To illustrate this better, here are the maps from Eupedia (click to enlarge):

Therefore, it is obvious that Kalash had a genetic heritage that originates from the Caucasus, not ancient Macedonia. But when this migration could have had happened?

The Aryans of Hindu Kush

Kalash people belong to a wider group of people known as Dards. And according to linguists such as Parpola, their language is a direct descendant of the Rigvedic culture of 1,700 BC. In other words, the language of Kalash is a descendant of Sanskrit, the language of the Aryans.

This is interesting, as most scholars assume that the homeland of Aryans was in Iran and Caucasus. And Kalash people live in the Hindu Kush, or Caucasus Indicus (the Caucasus of the Indus river) as Alexandar the Great called it. Was there some physical resemblance between these two mountain chains or there is something more to it?

In fact, there might be an etymological connection between the words “Kush” and “Caucasus”. But some scholars would not agree on that. There are some bizarre explanations out there, to say at least. For example, a popular theory claims that the word “Kush” comes from Persian “kоštan”, to kill. Therefore, the “Hindu Kush” would mean “kills the Hindu”. (?) Another, more plausible explanation, relates it to the word “koh”, or “kuh”, meaning “mountain”.

The Kushans, Jats, and Masagetae

Kushan Empire
Kushan Empire, Wikipedia Commons

Whatever the etymology is, the fact is that this mountain range once marked the border of the Kushan empire. The Kushans were Indo-Europeans of Iranian or Tocharian origin, a part of the great Yuezhi confederation.

But bear in mind that we are talking about the first century AD here. We are still quite far from 1,700 BC. However, it seems that this region was quite interesting to Iranic people even long before this period. The Jat people of North India still claim Indo-Scythian heritage. There are quite a few scholars who support this theory and relate Jats to Getae, or Massagetae (the great Getae). For example, Syed Muhammad Latif writes:

“A considerable portion of the routed army of the Scythians settled in Punjab. A race of them, called Nomardy, inhabited the country on the west bank of the Indus river. They were a nomadic tribe, living in wooden houses. A portion of these settlers, the descendants of Massagetae, were called Getes, from whom sprung the modern Jats.”

Now the name of Jats really dates back to the Vedic period. But what is even more interesting is their connection to Massagetae. As we previously saw, the same is true of Alani.

The Kambojas connection

As we saw, there clear connections between Alans and the Hindu Kush region, the homeland of the Kalash. There was an Indo-Aryan presence in this region since the iron age at least. But can we relate it all to Kalash directly?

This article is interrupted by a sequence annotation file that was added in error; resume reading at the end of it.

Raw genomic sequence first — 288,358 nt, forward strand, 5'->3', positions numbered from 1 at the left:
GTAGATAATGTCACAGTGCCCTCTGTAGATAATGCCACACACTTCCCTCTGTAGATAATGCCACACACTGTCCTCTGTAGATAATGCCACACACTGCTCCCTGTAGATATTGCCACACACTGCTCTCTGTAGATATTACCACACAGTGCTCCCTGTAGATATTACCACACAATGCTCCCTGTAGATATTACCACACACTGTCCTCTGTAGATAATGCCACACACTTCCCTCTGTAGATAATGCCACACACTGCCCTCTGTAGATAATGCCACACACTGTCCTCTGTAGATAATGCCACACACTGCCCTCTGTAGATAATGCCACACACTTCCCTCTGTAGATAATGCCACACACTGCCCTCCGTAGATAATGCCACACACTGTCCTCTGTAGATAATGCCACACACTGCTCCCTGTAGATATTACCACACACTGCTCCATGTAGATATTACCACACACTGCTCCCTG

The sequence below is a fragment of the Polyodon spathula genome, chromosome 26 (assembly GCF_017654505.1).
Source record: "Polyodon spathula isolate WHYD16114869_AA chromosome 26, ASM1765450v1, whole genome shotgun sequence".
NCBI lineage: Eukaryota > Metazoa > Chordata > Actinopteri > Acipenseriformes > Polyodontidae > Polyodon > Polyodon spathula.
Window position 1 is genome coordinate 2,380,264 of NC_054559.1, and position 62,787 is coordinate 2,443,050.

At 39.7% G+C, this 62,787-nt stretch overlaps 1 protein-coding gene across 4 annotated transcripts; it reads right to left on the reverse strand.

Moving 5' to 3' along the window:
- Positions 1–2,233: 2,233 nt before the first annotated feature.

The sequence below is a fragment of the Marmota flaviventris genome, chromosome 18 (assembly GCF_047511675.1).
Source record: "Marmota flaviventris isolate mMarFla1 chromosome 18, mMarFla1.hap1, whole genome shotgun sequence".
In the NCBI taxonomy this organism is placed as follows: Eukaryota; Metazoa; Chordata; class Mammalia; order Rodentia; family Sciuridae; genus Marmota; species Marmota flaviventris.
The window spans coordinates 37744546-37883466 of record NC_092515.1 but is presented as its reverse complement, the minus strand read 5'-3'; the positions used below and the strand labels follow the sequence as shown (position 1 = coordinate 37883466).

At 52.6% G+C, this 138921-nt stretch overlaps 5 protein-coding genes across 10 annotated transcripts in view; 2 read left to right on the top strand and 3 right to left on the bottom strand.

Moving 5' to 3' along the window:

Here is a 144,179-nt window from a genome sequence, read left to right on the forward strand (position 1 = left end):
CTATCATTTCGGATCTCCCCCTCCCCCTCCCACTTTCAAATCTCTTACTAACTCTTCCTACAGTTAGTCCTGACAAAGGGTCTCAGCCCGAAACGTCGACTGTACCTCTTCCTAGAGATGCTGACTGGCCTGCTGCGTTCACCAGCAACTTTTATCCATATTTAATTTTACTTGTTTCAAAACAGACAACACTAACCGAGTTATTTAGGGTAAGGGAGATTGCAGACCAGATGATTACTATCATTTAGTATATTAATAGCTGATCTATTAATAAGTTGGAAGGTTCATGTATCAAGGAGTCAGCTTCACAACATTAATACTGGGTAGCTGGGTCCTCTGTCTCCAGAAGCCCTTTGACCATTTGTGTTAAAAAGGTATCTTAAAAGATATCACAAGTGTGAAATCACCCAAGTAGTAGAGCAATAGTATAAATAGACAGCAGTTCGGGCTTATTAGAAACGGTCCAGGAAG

Interestingly enough, there is another tribe of black-cloaks that everyone seems to forget. They are the Kambojas. Kambojas (who gave Cambodia its name) was an Indo-Iranian tribe of Iron Age India, frequently mentioned in Sanskrit and Pali literature including Mahabharata, which dates to the third millennium BC. Some texts connect them to the royal clan of the Sakas. (Scythians) Wikipedia states:

…Some Kambojas crossed the Hindu Kush and two Kamboja settlements on either side of the Hindu Kush are in Ptolemy’s Geography… Some scholars believe that the Trans-Caucasian hydronyms and toponyms Cyrus, Cambyses, and Cambysene were due to tribal extension of the Iranian Kurus and Kambojas. Chandra Chakraberty also theorizes that the Kambojas — the Kambohs of NW Panjab, was a branch of the Scythian Cambysene from ancient Armenia.

And there are also some scholars who believe that their homeland was in the Asian Steppe, not in Iran and Armenia:

Kurus and Kambojas were Eurasian Nomads from the Central Asian Steppe. As a composite horde, they had entered Iran, Armenia, Anatolia, as well as Indian Sub-continent through the passage between the Pamir mountains and the Caspian sea, around 9-8th century BCE (or even earlier)

Kalash and The Siah-Posh Kafirs

Today, a scattered minority of Kambojas offsprings still lives in the Hindu Kush. The local Muslim population calls them Siah-Posh Kafirs or “black-robe infidels” The last quote is about them:

The Siah-posh Kafirs of the Hindukush ranges, Kamoges or Kamojis (Sanskrit Kambojis or Kambojas) are what remains of a considerable ancient people. They include original Kashmerians and a greater part of Badakshan and Kabol as far as Deggan tribes… and on the southern face of the higher ridges of Himalaya extending to an unknown distance…

As for their physical appearance, they “fair skin, light hair, oval faces, well-arched brows and nose, and gray eyes, and a mouth that is more refined than that of Greeks”. They are the ancestors of both Persians and Goths.

Conclusions

It seems that there could be a lot of evidence that Kalash, as well as other “black-robe infidels”, haven’t really arrived at this region with Alexander the Great. They have been there since times immemorial. This means that their ancestors have probably witnessed the arrival of Alexander’s army. Some of these soldiers may have really decided to settle. They mixed with the local population and gave rise to the oral tradition of Macedonian origins. There are in fact plenty of records of local Scythian tribes joining Alexander’s ranks.

It would be interesting to see further genetic, cultural and linguistical research of this enigmatic tribe. A tribe that is unfortunately on the verge of extinction, being only around 3-4 thousand strong nowadays. If you would like to get involved and help them before they become just another black cloak tribe lost to history, you can use one of the many of donation websites available on the internet (make sure to check the credentials first)

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3 COMMENTS

  1. Excellent article! The Kalash and the Nuristani are the direct descendants of the Ancient Indo-Iranians who gave rise to the Iranians and to the Indo-Aryans!